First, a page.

That’s what I thought when I saw earlier this month that Sears Holdings (SHLD) was throwing in the towel and filing for bankruptcy.
The news was not too surprising for anyone that’s been following the retail sector, but with nearly 200 Sears and KMart stores that are now slated to close, it could be the blow that knocks some mall REIT dividends to the mat for a 10-count.
That’s because in addition to Sears, Mattress Firm, Brookstone, Claire’s and Bon-Ton are just a few of the retailers that also went under in 2018.
The mall was already on life support before Amazon.com (AMZN) changed the way that consumers shop in the U.S., but this time around, there just aren’t many shops that are willing to take over the vacant “anchor” space.
Reeling Retail REIT No. 1: Rising Debt and Lower Profits
CBL & Associates (CBL) is a REIT that already cut its dividend once in 2017 (as my colleague Brett Owens forecasted)and its current quarterly payout of $0.20 a share (24% yield!) will likely face the chopping block once again. That’s because 65% of the company’s 113 locations are shopping malls, including 27 Sears stores.
6 of those Sears locations are slated to close with the bankruptcy process, but CBL is seeing broad weakness throughout its portfolio. The company posted a 6.9% same-store net operating income decline in the most recent quarter, which was a record low result.
CBL had $4.7 billion of debt at last check and its bonds carry a “junk” rating. As is always the case, debt investors will always demand their interest before whatever is leftover can be paid in dividends.
What’s worse than a potential dividend cut? Management said earlier this year that it may try to fund the company’s dividend by giving out more shares. Not only would you not receive the income you’re expecting, you could be stuck holding more paper that’s been losing value by the day.
Reeling Retail REIT No. 2: Amazon Prime is the Real Winner
Washington Prime (WPG) may have beat Wall Street expectations earlier this week, but the stock has left investors feeling like they just ate Select-grade beef. The company was spun out of Simon Property (SPG) in 2014 and merged with Glimcher Realty Trust a year later to create the current entity.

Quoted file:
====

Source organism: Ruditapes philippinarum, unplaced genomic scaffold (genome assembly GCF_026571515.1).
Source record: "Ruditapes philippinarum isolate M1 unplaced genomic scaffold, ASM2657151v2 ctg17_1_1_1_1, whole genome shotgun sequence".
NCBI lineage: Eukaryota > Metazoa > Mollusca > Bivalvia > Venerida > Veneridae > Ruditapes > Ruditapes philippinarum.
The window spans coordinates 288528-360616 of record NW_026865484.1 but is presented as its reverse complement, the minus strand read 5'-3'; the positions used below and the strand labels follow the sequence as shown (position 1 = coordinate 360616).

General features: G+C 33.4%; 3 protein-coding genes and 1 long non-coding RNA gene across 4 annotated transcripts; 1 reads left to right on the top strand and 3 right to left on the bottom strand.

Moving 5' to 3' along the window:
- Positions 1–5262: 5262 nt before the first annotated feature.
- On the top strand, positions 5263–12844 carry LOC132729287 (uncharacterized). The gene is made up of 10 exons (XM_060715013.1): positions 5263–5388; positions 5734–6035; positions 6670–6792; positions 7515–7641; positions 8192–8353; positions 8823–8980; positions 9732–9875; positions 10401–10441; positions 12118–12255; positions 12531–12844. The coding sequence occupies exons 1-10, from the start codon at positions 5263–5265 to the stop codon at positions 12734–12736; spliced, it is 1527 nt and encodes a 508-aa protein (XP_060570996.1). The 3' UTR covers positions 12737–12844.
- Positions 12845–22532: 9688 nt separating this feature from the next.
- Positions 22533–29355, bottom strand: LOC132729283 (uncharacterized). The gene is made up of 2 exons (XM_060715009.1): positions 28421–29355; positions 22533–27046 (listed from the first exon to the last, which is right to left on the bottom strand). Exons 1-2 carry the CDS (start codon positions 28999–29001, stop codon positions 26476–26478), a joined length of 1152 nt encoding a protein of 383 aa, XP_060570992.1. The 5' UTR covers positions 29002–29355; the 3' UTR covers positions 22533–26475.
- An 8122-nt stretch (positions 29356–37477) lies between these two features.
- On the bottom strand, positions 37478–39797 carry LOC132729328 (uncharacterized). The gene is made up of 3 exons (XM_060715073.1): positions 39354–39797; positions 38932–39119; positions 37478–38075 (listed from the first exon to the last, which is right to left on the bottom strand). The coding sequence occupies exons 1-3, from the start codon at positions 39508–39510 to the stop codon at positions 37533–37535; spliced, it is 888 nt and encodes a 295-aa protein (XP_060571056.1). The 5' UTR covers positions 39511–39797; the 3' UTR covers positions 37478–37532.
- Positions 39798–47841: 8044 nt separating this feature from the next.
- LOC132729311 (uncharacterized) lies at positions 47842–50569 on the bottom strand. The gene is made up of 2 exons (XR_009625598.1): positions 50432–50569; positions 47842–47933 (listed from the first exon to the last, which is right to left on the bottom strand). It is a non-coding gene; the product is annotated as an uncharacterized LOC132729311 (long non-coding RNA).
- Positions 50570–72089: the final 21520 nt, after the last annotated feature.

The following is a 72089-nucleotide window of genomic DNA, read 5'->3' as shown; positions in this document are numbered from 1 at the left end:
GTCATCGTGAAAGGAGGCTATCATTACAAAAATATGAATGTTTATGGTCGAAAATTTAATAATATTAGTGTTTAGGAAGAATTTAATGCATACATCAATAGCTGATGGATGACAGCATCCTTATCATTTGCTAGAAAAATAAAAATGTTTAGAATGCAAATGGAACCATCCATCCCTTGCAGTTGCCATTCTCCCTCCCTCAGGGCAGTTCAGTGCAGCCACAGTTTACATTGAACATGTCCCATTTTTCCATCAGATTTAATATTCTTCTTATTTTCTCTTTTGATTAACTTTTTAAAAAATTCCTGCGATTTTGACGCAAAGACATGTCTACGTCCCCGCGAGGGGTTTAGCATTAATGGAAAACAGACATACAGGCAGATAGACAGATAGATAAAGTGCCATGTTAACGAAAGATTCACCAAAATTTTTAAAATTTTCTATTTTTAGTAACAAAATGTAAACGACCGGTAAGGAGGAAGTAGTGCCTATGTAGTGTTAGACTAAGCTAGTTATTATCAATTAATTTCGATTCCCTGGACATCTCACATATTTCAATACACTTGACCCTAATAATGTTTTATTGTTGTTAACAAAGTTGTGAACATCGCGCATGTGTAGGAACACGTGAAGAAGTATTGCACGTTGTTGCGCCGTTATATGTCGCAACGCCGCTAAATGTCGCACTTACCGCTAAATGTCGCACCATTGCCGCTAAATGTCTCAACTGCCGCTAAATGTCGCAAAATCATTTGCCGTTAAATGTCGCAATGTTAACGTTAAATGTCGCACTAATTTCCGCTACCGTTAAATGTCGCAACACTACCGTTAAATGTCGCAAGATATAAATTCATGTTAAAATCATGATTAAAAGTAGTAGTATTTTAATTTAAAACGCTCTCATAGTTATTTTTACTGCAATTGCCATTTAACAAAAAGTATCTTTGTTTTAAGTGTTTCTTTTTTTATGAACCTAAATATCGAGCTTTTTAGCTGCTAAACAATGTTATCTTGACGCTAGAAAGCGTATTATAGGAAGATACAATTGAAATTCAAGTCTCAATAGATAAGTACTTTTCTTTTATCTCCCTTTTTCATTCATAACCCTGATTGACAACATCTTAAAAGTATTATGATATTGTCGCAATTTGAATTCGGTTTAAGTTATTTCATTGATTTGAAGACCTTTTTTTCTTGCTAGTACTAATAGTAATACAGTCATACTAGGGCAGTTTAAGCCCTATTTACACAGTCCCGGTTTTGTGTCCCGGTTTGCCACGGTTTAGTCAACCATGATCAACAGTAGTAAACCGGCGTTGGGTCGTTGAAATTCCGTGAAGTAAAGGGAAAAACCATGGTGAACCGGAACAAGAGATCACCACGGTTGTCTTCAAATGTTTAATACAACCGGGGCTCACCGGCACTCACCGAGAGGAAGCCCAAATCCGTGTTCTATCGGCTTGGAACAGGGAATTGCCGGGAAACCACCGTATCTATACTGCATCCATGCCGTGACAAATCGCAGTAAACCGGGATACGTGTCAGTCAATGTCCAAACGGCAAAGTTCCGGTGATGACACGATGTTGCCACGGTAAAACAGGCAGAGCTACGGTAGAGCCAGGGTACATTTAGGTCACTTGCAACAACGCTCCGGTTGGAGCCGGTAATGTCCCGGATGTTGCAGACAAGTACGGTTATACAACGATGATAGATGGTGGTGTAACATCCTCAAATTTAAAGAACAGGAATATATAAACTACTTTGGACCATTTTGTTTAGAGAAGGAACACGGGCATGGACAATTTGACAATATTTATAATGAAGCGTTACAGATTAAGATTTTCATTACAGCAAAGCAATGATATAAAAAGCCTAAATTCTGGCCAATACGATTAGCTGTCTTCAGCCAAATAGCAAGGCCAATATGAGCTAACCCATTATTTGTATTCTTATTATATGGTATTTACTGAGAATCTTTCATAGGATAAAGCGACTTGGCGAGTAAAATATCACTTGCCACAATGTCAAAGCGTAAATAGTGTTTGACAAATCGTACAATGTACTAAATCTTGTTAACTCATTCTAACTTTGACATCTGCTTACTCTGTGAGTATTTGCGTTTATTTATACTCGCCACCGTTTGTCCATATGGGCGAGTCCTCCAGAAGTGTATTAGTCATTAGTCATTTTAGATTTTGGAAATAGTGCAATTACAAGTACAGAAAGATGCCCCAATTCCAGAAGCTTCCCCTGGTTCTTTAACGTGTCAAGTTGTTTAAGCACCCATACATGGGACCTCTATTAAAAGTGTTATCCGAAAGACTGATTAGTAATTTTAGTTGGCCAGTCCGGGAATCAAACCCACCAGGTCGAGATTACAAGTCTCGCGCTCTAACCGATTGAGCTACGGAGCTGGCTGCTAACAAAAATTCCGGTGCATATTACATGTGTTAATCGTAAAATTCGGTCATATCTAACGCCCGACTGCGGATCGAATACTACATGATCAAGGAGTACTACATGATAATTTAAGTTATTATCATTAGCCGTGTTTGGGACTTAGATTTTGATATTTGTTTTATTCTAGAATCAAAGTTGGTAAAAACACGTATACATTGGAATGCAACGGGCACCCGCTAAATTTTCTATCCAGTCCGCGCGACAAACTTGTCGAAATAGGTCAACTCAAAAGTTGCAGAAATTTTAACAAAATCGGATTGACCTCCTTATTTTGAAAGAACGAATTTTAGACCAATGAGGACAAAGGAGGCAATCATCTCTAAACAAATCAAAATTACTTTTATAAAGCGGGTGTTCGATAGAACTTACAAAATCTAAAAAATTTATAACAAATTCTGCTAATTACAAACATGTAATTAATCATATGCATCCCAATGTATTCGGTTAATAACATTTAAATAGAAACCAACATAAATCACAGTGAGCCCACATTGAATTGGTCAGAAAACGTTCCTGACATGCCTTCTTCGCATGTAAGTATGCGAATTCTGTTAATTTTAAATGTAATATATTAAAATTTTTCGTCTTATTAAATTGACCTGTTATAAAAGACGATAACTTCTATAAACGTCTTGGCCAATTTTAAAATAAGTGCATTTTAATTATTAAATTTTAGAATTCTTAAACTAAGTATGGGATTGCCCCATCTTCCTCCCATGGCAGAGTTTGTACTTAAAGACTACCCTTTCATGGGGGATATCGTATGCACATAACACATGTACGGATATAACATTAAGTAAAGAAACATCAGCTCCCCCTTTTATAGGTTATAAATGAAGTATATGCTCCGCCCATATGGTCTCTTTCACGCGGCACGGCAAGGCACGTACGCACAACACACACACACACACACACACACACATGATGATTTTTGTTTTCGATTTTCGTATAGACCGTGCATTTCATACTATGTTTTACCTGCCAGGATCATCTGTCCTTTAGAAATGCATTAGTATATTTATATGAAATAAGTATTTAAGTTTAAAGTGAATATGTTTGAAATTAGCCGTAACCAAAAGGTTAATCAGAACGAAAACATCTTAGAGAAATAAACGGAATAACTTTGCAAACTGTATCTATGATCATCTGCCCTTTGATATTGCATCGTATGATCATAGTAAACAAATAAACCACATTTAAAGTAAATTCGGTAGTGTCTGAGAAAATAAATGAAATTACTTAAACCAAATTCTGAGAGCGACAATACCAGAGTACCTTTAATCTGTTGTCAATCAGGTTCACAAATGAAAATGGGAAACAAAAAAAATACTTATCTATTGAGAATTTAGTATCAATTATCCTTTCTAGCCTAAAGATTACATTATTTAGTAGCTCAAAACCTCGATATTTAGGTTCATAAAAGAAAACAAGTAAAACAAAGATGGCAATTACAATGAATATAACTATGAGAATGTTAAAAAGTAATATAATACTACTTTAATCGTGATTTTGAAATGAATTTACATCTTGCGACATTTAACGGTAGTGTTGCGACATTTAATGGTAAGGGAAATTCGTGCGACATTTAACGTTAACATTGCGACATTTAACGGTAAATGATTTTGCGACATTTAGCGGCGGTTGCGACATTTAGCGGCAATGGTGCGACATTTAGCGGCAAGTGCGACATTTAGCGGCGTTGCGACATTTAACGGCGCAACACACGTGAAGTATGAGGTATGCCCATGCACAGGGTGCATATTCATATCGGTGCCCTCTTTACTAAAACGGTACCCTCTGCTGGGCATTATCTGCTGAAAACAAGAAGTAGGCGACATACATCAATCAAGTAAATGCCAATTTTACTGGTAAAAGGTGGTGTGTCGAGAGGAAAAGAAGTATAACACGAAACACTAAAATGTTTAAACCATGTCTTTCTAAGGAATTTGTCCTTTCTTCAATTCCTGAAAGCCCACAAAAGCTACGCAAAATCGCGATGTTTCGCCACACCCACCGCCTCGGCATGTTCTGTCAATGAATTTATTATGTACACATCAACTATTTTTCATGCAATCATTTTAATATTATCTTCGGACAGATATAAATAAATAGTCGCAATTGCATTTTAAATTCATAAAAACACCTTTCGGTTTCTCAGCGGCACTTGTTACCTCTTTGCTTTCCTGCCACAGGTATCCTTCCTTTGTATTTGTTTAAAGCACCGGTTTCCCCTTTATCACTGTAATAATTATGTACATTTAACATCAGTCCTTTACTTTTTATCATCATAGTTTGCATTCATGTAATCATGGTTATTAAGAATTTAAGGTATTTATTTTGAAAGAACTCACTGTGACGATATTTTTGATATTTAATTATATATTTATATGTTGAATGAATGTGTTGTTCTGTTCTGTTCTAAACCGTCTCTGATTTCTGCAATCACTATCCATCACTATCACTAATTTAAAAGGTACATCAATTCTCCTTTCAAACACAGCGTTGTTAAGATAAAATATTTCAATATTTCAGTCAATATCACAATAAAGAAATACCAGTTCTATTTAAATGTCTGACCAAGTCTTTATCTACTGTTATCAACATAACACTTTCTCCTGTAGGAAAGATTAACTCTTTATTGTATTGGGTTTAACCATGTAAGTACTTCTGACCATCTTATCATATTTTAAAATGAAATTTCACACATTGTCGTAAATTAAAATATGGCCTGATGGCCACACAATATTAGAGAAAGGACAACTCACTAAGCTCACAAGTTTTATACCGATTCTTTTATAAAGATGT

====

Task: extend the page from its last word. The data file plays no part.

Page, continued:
Simon is the premier retail REIT in the market, but the parent company held onto its top assets and primarily placed second- and third-tier malls into Washington Prime. The difference can be seen in the performance of the two stocks since the spin, but also in 2% net operating income decline that Washington Prime now expects in 2018, following the Sears bankruptcy.
The company currently pays a 25-cent quarterly dividend (16% yield) and management reiterated its 2018 funds from operations guidance of $1.48 to $1.56 a share this week. That should cover the dividend for the time being, but does not give Washington Prime much leeway, as revenue is deteriorating along with the mall retail business.
The company’s bonds carry a BBB- rating, which is the final stage before reaching junk status. Washington Prime has a 71% debt-to-capital ratio and management may soon be faced with sacrificing the dividend to keep the bondholders happy.
You simply cannot afford to allow these retail REITs to drag your portfolio down, no matter how enticing the lofty dividend yields may seem today.
However, real estate is a large market, and there are plenty of good operators out there that can afford to pay dividend yields of 8% and more.
If you’re nearing retirement, or have already retired and are living off income from your investments, I strongly encourage you to check out the top REITs from Brett Owens, Contrarian Outlook’s Chief Investment Strategist. They’re key recommendations in his 8% No Withdrawal Portfolio and check both boxes for “dividend growth” and “high current yield”.
As a group, each pays an impressive 7%+ yield today, which is downright outstanding in a 3% world.
We’re living through a market when the Dow Jones Industrial Average can fall 800 points in a single sessions. However, if you combine 5% to 10%+ dividend growth with these high-single-digit current yields, and we have a formula for safe 15% to 20%+ annual gains, with a significant portion of that coming as cash dividends.
To achieve this, Brett focuses on recession-proof firms, such as those that rent hospitals, business lodging and warehouses filled with Amazon packages. Landlords that own properties that will be in high demand no matter what happens to interest rates or the economy from here, in other words.
We’d love to share Brett’s favorite recession-and-rate-proof REITs with you – including specific stock names, tickers and buy prices. Click here and we’ll send our full 8% No Withdrawal Portfolio research you to right now.
The Vanguard REIT Index Fund (VNQ) closed at $77.20 on Friday, down $-1.90 (-2.40%). Year-to-date, VNQ has declined -6.06%, versus a -0.17% rise in the benchmark S&P 500 index during the same period.
This article is brought to you courtesy of Contrarian Outlook.